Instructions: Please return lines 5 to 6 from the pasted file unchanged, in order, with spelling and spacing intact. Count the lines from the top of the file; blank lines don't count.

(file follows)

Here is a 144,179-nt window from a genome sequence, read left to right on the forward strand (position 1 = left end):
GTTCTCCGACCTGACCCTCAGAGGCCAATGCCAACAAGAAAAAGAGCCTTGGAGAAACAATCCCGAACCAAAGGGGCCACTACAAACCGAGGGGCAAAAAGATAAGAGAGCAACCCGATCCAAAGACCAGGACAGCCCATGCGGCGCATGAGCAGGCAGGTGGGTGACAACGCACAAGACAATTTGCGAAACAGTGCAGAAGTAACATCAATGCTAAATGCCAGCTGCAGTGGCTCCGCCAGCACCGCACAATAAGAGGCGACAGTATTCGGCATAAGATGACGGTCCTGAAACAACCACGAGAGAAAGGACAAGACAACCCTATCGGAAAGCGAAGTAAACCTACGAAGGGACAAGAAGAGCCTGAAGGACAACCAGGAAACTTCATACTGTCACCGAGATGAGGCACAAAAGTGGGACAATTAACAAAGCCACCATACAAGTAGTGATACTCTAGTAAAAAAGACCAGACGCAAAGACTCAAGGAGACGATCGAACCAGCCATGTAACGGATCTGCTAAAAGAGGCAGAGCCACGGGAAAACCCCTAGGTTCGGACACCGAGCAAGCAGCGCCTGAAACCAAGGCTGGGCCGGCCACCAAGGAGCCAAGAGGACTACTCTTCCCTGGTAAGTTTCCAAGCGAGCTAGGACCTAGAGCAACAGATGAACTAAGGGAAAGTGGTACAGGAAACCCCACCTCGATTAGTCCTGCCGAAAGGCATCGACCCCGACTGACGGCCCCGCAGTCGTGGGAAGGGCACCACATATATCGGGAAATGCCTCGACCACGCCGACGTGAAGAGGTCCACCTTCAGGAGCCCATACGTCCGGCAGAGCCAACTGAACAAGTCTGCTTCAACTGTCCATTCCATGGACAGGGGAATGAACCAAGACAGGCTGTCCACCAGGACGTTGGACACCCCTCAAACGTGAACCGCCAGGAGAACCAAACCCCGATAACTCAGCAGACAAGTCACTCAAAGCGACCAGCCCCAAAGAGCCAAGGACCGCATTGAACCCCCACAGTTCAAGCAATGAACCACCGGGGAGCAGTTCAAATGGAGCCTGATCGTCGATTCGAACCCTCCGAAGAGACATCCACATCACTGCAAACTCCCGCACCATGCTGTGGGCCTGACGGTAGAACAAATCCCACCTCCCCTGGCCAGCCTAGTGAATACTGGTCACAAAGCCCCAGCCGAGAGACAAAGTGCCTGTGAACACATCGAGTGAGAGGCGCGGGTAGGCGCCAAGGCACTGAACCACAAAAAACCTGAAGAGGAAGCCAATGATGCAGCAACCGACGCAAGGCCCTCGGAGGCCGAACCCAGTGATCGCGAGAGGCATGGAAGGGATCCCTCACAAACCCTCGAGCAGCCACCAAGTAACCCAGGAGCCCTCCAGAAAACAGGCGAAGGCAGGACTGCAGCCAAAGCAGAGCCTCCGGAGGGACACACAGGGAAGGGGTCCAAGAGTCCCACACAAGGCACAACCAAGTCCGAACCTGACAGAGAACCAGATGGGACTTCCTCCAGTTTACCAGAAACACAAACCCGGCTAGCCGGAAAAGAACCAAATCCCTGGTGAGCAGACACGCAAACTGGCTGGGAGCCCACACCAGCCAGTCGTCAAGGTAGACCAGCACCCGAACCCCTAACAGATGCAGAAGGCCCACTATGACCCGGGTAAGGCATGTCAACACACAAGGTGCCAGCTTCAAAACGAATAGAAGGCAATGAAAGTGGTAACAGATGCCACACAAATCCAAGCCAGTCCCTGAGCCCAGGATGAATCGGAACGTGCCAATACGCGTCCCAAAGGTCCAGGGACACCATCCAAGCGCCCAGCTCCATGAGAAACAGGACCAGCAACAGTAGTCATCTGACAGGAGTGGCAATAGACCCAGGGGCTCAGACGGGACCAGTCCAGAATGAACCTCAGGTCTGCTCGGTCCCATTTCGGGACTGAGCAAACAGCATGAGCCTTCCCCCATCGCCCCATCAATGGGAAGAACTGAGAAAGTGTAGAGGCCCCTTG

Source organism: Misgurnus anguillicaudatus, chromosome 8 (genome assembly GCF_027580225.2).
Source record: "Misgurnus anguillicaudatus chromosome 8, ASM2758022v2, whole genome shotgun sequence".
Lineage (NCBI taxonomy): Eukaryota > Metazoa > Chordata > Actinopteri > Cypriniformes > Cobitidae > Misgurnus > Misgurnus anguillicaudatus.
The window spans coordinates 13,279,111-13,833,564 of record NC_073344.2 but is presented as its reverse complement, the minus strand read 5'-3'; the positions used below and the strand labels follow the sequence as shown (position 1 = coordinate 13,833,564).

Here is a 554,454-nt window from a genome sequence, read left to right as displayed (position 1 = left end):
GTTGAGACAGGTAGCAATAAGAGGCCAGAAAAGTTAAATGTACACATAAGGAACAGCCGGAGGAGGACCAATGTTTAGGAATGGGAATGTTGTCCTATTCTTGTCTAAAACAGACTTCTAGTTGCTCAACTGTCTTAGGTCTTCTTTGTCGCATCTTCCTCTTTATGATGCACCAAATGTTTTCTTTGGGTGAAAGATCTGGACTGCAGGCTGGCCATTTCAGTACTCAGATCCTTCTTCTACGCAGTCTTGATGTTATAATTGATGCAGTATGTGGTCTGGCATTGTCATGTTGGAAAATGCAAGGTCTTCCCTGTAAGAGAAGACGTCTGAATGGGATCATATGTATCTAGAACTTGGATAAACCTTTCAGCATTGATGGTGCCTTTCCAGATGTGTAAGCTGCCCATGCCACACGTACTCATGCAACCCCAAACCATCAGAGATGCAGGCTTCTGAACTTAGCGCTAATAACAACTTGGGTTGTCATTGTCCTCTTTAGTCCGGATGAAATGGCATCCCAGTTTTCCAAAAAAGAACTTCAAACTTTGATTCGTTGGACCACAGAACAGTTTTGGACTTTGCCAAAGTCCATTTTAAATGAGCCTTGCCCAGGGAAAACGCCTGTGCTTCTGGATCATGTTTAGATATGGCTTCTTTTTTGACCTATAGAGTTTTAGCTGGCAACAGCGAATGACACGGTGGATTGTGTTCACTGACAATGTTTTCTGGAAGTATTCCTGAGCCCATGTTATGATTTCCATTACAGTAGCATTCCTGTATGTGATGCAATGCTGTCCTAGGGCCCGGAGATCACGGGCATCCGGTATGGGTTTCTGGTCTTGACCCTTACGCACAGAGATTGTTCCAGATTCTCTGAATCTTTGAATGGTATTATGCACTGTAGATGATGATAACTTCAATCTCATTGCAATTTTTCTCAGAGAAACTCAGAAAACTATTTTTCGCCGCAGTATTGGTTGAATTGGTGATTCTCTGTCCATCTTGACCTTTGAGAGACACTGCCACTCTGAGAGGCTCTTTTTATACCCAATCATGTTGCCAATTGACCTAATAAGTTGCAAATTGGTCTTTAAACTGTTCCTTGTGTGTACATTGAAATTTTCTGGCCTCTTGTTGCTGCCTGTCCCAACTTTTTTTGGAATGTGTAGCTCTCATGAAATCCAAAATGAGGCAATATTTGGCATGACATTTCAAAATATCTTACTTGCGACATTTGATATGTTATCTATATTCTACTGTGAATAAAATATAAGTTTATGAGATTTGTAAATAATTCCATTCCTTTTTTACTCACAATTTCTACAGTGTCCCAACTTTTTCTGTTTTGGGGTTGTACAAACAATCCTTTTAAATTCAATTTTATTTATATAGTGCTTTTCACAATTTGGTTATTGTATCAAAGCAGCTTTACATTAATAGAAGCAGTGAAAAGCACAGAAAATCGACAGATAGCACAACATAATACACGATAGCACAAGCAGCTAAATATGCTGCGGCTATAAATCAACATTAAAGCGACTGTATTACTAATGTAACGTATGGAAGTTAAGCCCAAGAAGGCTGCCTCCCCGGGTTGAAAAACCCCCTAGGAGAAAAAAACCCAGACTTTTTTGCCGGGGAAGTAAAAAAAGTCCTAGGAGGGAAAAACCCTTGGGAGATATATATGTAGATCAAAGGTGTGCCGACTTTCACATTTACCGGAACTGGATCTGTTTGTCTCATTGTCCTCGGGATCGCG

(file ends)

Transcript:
Lineage (NCBI taxonomy): Eukaryota > Metazoa > Chordata > Actinopteri > Cypriniformes > Cobitidae > Misgurnus > Misgurnus anguillicaudatus.
The window spans coordinates 13,279,111-13,833,564 of record NC_073344.2 but is presented as its reverse complement, the minus strand read 5'-3'; the positions used below and the strand labels follow the sequence as shown (position 1 = coordinate 13,833,564).